Reprinted from The Daily Kos by Laura Clawson on February 10, 2018.
A study last year claimed that Seattle’s minimum wage had hurt low-income workers, a claim that went against both the vast majority of previous minimum wage studies and Seattle’s booming economy. But a new study, co-authored by UMass economics professor Arindrajit Dube and incorporating 137 minimum wage increases, finds—again—that raises don’t hurt jobs:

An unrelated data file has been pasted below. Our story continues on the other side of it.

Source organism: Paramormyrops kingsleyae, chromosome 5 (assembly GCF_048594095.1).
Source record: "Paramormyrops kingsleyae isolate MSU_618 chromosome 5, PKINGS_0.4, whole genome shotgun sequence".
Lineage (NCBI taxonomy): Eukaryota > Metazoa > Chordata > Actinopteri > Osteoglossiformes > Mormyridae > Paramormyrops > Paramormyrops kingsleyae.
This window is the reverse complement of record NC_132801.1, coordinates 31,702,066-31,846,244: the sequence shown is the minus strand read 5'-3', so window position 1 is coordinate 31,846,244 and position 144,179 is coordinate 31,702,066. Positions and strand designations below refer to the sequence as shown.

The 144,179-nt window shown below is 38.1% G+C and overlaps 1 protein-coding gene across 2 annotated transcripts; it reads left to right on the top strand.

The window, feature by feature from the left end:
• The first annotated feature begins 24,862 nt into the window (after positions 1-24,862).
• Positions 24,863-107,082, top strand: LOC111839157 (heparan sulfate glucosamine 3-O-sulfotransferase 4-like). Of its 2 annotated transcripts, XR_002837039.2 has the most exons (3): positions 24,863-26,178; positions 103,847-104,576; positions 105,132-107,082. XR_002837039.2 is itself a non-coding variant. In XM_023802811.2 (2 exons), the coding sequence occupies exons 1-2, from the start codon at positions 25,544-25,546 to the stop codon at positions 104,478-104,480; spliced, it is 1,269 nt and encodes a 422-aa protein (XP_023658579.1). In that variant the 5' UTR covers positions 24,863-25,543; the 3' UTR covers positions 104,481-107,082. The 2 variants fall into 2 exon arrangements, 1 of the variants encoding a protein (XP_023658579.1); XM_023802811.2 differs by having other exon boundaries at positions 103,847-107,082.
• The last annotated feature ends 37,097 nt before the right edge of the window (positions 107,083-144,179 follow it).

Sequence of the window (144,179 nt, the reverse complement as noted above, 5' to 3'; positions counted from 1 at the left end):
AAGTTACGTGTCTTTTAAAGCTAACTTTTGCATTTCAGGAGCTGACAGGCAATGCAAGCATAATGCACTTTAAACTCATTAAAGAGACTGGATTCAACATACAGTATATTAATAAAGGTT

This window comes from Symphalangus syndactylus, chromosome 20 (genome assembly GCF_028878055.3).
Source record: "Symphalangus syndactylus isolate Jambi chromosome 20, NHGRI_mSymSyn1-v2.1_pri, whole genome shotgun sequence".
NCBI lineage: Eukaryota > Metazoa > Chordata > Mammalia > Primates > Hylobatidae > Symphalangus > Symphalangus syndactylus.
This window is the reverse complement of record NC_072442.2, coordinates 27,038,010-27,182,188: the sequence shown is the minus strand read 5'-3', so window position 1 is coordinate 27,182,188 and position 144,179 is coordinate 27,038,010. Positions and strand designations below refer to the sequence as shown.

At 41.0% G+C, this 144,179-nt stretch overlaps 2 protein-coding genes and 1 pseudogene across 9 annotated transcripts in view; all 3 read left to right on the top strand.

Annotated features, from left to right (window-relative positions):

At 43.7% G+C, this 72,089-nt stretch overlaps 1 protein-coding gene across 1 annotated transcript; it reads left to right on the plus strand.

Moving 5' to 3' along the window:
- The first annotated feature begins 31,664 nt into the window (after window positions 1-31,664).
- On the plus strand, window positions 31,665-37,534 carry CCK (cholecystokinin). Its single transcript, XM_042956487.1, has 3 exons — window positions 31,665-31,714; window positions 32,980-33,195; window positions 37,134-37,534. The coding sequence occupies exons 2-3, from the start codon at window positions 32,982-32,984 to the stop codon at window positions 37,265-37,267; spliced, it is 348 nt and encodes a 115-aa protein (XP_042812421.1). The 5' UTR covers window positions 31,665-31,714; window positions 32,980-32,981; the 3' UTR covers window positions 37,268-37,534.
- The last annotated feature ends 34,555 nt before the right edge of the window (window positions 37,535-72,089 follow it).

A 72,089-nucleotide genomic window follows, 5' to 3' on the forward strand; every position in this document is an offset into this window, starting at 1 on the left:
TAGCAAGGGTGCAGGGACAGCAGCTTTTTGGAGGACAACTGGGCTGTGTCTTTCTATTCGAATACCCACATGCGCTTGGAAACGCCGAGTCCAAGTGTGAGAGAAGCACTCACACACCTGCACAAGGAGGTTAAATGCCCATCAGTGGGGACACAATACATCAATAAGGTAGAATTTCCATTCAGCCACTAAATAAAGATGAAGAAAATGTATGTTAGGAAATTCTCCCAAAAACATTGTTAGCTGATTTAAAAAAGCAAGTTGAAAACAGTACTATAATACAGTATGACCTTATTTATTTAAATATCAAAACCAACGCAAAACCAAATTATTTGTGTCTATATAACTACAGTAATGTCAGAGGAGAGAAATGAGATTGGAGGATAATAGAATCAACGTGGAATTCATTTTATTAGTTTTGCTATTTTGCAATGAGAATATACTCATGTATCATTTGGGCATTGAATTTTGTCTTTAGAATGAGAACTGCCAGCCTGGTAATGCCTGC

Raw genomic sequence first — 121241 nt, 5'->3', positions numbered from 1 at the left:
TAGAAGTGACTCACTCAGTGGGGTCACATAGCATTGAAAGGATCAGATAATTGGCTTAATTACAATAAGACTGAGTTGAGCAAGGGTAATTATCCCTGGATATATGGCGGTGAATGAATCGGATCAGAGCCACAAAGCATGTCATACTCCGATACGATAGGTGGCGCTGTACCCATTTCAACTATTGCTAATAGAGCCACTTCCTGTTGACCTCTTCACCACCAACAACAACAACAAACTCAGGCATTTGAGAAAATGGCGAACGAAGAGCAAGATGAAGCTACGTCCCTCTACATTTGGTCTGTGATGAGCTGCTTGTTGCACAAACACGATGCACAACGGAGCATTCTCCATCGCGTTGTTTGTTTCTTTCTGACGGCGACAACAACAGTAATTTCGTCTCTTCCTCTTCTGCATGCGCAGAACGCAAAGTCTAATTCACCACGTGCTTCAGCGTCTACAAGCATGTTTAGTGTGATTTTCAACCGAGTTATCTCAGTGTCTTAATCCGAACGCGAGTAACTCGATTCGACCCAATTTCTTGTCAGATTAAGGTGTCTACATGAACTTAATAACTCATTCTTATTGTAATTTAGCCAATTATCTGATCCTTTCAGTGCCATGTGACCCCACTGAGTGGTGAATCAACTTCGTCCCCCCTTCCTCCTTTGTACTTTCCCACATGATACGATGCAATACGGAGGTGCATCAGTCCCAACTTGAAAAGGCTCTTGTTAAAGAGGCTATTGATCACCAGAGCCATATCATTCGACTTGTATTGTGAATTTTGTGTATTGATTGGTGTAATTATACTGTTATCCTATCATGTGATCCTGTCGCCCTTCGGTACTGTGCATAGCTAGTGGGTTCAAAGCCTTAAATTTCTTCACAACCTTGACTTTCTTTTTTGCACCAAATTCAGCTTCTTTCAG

On average, minimum-wage increases eliminated jobs paying below the new minimum, but added jobs paying at or above the new minimum. The two changes effectively cancel each other out. […]
The decline in jobs paying less than the new minimum wage is offset by an increase in those paying more. Jobs further up the pay scale are largely unaffected, as economists would expect — the minor fluctuations beyond $4 above the new minimum wage are not statistically significant, the study found. …